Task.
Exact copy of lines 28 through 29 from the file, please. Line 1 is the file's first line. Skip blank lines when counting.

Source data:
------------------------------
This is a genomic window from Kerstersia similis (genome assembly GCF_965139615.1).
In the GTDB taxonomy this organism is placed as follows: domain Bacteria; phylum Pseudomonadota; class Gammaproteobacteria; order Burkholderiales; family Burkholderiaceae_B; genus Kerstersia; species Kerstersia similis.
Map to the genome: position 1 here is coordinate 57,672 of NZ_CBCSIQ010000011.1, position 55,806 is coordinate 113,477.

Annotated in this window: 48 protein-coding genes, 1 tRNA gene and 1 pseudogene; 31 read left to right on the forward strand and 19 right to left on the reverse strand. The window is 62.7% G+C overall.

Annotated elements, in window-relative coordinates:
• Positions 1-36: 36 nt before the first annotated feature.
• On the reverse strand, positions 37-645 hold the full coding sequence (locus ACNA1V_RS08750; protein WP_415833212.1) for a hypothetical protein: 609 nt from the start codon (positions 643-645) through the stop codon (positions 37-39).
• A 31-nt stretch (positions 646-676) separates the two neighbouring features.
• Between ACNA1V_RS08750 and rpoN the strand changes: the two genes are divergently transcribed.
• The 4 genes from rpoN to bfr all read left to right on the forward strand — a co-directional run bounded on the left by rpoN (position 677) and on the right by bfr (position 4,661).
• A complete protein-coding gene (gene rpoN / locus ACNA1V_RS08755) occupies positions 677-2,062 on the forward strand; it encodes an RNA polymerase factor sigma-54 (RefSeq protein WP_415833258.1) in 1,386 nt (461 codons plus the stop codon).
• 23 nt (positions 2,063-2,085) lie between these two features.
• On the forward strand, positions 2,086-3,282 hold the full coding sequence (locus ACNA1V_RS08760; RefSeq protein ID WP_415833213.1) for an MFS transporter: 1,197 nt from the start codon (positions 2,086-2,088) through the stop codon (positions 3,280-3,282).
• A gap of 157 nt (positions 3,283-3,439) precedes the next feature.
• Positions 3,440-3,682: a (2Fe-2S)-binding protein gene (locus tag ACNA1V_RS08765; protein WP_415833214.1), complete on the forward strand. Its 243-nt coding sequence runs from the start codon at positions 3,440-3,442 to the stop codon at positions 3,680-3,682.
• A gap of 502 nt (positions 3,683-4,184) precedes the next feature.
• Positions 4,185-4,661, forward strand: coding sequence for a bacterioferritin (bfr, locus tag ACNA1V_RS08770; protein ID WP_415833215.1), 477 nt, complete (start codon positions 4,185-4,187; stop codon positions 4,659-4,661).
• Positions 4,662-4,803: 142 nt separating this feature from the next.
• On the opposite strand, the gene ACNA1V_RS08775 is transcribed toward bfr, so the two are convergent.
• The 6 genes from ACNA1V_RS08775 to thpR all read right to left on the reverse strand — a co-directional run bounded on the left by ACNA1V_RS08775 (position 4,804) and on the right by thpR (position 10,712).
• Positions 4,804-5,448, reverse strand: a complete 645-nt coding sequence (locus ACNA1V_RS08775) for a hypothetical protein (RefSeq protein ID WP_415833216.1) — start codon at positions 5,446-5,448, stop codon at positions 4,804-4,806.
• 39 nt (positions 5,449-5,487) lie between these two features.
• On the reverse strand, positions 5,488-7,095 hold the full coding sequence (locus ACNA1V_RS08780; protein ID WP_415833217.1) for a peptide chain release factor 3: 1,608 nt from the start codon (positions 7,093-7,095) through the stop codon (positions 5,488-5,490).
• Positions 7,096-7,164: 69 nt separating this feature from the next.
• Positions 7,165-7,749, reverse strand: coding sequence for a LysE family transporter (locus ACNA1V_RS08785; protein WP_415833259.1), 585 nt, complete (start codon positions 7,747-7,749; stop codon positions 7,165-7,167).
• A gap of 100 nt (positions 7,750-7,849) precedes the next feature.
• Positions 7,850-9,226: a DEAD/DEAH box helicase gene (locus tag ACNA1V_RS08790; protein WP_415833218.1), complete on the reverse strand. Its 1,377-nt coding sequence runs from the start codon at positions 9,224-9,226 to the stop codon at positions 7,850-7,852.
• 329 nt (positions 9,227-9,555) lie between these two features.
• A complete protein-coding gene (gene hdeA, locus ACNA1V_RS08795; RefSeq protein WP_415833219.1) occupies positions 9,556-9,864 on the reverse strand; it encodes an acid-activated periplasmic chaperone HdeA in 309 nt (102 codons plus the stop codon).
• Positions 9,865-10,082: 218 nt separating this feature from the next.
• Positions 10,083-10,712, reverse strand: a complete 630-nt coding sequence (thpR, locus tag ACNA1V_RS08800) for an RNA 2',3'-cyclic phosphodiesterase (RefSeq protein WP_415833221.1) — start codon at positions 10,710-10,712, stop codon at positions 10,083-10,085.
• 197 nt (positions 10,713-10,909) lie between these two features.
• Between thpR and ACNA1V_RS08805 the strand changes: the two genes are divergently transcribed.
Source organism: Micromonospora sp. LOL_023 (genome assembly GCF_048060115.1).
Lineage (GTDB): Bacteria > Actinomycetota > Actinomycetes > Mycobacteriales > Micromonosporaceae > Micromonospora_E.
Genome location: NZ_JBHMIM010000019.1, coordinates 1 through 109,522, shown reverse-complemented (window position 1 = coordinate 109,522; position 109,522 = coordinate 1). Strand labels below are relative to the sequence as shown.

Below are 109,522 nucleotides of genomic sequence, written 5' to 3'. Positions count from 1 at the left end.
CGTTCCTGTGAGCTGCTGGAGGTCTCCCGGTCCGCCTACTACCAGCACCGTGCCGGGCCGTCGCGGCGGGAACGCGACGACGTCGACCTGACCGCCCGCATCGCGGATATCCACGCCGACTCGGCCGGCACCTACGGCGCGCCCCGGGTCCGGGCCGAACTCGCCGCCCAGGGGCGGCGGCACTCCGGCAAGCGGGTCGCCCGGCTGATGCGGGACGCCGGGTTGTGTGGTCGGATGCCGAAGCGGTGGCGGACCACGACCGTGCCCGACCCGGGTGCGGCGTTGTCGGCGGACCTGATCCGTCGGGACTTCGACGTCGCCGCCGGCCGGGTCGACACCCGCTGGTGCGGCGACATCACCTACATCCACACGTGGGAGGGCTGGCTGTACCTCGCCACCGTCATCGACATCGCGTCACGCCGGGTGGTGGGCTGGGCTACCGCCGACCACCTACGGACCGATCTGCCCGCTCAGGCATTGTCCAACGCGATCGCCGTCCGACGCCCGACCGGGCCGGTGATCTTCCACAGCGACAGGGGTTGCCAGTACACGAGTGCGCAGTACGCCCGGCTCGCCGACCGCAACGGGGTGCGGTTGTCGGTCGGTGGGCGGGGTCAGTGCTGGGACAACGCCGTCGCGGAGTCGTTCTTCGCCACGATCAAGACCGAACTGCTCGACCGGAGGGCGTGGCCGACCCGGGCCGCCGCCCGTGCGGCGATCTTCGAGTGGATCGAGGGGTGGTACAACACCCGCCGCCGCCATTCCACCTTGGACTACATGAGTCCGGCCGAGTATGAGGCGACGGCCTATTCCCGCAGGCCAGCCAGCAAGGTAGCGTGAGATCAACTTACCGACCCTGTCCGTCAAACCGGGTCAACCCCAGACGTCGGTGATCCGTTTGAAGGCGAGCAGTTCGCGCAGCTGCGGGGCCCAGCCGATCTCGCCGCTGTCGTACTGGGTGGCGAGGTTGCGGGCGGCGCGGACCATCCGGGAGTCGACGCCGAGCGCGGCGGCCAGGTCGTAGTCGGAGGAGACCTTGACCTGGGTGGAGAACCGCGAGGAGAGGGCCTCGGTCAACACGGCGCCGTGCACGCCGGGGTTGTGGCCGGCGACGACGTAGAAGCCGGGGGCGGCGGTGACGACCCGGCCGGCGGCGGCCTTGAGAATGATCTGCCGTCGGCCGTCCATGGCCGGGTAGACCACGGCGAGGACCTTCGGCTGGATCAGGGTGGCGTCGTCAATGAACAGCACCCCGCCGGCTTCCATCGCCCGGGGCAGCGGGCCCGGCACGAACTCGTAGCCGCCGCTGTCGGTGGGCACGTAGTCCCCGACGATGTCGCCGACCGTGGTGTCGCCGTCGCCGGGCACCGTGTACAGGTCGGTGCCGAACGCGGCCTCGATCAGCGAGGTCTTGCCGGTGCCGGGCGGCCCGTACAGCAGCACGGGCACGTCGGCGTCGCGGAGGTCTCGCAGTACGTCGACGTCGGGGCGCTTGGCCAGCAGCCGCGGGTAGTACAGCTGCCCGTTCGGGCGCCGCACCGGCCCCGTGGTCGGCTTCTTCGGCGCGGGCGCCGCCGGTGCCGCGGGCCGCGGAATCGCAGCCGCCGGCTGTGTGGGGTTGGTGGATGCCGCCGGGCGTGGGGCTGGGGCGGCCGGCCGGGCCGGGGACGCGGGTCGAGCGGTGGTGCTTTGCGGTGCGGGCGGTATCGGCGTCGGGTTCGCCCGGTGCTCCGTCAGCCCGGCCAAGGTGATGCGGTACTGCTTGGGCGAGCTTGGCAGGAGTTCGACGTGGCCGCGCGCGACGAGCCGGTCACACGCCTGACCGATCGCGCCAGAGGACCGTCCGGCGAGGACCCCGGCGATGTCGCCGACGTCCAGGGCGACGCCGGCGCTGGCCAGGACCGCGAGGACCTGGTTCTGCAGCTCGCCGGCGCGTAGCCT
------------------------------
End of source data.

• 329 nt (positions 9,227-9,555) lie between these two features.
• A complete protein-coding gene (gene hdeA, locus ACNA1V_RS08795; RefSeq protein WP_415833219.1) occupies positions 9,556-9,864 on the reverse strand; it encodes an acid-activated periplasmic chaperone HdeA in 309 nt (102 codons plus the stop codon).